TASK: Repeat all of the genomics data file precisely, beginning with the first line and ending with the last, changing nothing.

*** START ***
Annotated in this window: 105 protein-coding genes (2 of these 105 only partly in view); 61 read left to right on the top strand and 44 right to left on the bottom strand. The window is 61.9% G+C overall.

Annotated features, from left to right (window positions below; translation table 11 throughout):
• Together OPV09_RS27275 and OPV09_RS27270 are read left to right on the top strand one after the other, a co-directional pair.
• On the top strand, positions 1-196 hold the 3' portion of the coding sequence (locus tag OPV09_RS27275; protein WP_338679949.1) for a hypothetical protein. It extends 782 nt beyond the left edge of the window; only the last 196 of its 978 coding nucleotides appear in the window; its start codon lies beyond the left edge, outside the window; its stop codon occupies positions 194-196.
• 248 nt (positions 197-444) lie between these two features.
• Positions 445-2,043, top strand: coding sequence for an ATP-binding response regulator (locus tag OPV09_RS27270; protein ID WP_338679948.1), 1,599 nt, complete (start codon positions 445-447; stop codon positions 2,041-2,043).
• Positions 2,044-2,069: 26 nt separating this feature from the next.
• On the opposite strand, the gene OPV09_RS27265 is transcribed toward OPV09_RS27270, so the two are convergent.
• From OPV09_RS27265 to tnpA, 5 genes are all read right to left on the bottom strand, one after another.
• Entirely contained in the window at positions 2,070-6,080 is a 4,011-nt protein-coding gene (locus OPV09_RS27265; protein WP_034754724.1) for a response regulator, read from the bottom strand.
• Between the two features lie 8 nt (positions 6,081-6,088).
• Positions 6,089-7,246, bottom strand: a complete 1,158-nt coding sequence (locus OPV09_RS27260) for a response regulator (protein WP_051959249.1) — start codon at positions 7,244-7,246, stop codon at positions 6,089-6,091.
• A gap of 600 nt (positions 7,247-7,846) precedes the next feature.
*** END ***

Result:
Annotated in this window: 105 protein-coding genes (2 of these 105 only partly in view); 61 read left to right on the top strand and 44 right to left on the bottom strand. The window is 61.9% G+C overall.

Annotated features, from left to right (window positions below; translation table 11 throughout):
• Together OPV09_RS27275 and OPV09_RS27270 are read left to right on the top strand one after the other, a co-directional pair.
• On the top strand, positions 1-196 hold the 3' portion of the coding sequence (locus tag OPV09_RS27275; protein WP_338679949.1) for a hypothetical protein. It extends 782 nt beyond the left edge of the window; only the last 196 of its 978 coding nucleotides appear in the window; its start codon lies beyond the left edge, outside the window; its stop codon occupies positions 194-196.
• 248 nt (positions 197-444) lie between these two features.
• Positions 445-2,043, top strand: coding sequence for an ATP-binding response regulator (locus tag OPV09_RS27270; protein ID WP_338679948.1), 1,599 nt, complete (start codon positions 445-447; stop codon positions 2,041-2,043).
• Positions 2,044-2,069: 26 nt separating this feature from the next.
• On the opposite strand, the gene OPV09_RS27265 is transcribed toward OPV09_RS27270, so the two are convergent.
• From OPV09_RS27265 to tnpA, 5 genes are all read right to left on the bottom strand, one after another.
• Entirely contained in the window at positions 2,070-6,080 is a 4,011-nt protein-coding gene (locus OPV09_RS27265; protein WP_034754724.1) for a response regulator, read from the bottom strand.
• Between the two features lie 8 nt (positions 6,081-6,088).
• Positions 6,089-7,246, bottom strand: a complete 1,158-nt coding sequence (locus OPV09_RS27260) for a response regulator (protein WP_051959249.1) — start codon at positions 7,244-7,246, stop codon at positions 6,089-6,091.
• A gap of 600 nt (positions 7,247-7,846) precedes the next feature.